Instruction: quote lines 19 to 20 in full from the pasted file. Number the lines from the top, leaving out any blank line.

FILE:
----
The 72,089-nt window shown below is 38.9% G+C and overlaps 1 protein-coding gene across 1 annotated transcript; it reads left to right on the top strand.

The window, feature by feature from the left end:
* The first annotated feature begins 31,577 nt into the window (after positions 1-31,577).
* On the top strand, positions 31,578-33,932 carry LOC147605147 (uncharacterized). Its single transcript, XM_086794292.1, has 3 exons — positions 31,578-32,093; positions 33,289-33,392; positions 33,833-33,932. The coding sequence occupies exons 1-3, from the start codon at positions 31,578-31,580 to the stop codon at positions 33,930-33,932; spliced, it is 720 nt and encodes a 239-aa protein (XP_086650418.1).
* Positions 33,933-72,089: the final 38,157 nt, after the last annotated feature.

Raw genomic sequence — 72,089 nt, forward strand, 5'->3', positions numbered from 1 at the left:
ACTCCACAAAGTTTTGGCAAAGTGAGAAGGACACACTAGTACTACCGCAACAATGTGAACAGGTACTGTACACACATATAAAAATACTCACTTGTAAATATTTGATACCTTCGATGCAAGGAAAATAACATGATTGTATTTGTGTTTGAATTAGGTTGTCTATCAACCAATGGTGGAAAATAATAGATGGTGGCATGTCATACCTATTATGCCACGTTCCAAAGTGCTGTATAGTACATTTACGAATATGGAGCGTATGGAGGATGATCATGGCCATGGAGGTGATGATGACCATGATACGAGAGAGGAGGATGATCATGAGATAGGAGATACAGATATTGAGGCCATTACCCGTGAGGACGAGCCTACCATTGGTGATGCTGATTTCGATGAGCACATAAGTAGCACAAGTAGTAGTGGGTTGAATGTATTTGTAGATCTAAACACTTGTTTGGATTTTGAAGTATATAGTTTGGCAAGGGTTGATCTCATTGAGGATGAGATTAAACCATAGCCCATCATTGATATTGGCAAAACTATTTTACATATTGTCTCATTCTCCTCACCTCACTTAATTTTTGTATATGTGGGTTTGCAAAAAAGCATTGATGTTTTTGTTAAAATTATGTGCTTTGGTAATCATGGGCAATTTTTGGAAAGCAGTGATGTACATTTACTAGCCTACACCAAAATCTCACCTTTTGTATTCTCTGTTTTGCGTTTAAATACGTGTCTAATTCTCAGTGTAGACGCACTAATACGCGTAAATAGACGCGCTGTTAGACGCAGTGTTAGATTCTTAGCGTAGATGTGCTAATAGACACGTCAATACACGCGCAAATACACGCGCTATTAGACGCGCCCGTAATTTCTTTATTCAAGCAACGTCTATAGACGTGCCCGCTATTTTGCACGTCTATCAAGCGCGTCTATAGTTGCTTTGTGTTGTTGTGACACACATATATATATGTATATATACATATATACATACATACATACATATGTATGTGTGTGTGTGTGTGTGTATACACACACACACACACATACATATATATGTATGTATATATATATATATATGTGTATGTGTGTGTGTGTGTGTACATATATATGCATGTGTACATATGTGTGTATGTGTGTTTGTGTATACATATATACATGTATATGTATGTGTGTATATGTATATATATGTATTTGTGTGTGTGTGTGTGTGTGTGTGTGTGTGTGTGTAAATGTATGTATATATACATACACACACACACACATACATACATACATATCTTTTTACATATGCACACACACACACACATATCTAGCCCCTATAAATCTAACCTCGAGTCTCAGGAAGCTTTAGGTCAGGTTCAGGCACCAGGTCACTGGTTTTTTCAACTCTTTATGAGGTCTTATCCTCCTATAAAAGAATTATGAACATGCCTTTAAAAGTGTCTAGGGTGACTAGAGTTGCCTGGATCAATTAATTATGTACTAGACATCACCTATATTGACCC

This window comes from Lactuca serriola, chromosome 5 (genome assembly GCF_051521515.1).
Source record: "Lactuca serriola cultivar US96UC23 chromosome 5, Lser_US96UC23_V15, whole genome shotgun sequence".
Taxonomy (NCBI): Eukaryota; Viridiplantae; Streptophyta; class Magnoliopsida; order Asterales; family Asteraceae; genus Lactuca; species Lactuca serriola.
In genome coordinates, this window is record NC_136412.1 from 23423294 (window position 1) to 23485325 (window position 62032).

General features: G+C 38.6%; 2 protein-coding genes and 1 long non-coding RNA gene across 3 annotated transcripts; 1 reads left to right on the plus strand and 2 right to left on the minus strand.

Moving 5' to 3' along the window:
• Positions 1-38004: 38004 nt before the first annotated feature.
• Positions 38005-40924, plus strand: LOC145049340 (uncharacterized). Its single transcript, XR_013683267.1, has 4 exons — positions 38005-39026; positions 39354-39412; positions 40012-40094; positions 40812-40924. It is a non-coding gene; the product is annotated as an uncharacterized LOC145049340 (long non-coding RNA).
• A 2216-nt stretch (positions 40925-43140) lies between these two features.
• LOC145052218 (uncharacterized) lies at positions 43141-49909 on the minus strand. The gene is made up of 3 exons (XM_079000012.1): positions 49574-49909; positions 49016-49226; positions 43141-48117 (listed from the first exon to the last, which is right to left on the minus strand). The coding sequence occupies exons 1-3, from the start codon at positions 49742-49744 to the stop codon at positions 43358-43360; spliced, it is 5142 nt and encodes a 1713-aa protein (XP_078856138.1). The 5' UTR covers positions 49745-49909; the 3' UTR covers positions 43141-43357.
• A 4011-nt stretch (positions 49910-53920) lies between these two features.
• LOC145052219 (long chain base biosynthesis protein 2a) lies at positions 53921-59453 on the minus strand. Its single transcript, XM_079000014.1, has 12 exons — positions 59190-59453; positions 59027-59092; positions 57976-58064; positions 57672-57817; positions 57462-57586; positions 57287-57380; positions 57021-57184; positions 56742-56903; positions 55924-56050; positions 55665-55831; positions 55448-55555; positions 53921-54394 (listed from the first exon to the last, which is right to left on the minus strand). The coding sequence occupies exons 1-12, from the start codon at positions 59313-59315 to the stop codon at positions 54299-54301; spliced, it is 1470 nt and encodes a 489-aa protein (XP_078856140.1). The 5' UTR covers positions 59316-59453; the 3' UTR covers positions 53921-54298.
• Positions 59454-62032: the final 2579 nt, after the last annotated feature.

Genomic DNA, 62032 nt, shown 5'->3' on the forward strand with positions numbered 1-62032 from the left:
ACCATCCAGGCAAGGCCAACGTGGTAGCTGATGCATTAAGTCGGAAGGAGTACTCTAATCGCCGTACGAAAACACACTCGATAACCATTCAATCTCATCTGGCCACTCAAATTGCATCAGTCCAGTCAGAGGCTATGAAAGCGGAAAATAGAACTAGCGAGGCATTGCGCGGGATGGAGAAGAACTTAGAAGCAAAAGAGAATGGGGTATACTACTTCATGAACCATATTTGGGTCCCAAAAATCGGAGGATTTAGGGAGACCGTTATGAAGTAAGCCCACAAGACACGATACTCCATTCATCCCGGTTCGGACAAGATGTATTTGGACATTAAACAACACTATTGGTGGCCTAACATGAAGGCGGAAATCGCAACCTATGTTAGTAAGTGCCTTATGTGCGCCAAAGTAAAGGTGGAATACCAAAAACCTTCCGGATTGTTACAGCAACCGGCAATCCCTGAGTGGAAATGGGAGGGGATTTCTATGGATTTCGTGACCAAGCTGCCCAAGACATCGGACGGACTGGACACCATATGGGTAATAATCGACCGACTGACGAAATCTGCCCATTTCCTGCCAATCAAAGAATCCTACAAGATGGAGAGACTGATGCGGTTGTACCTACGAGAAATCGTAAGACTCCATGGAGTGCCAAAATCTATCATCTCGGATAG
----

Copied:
• LOC145052219 (long chain base biosynthesis protein 2a) lies at positions 53921-59453 on the minus strand. Its single transcript, XM_079000014.1, has 12 exons — positions 59190-59453; positions 59027-59092; positions 57976-58064; positions 57672-57817; positions 57462-57586; positions 57287-57380; positions 57021-57184; positions 56742-56903; positions 55924-56050; positions 55665-55831; positions 55448-55555; positions 53921-54394 (listed from the first exon to the last, which is right to left on the minus strand). The coding sequence occupies exons 1-12, from the start codon at positions 59313-59315 to the stop codon at positions 54299-54301; spliced, it is 1470 nt and encodes a 489-aa protein (XP_078856140.1). The 5' UTR covers positions 59316-59453; the 3' UTR covers positions 53921-54298.
• Positions 59454-62032: the final 2579 nt, after the last annotated feature.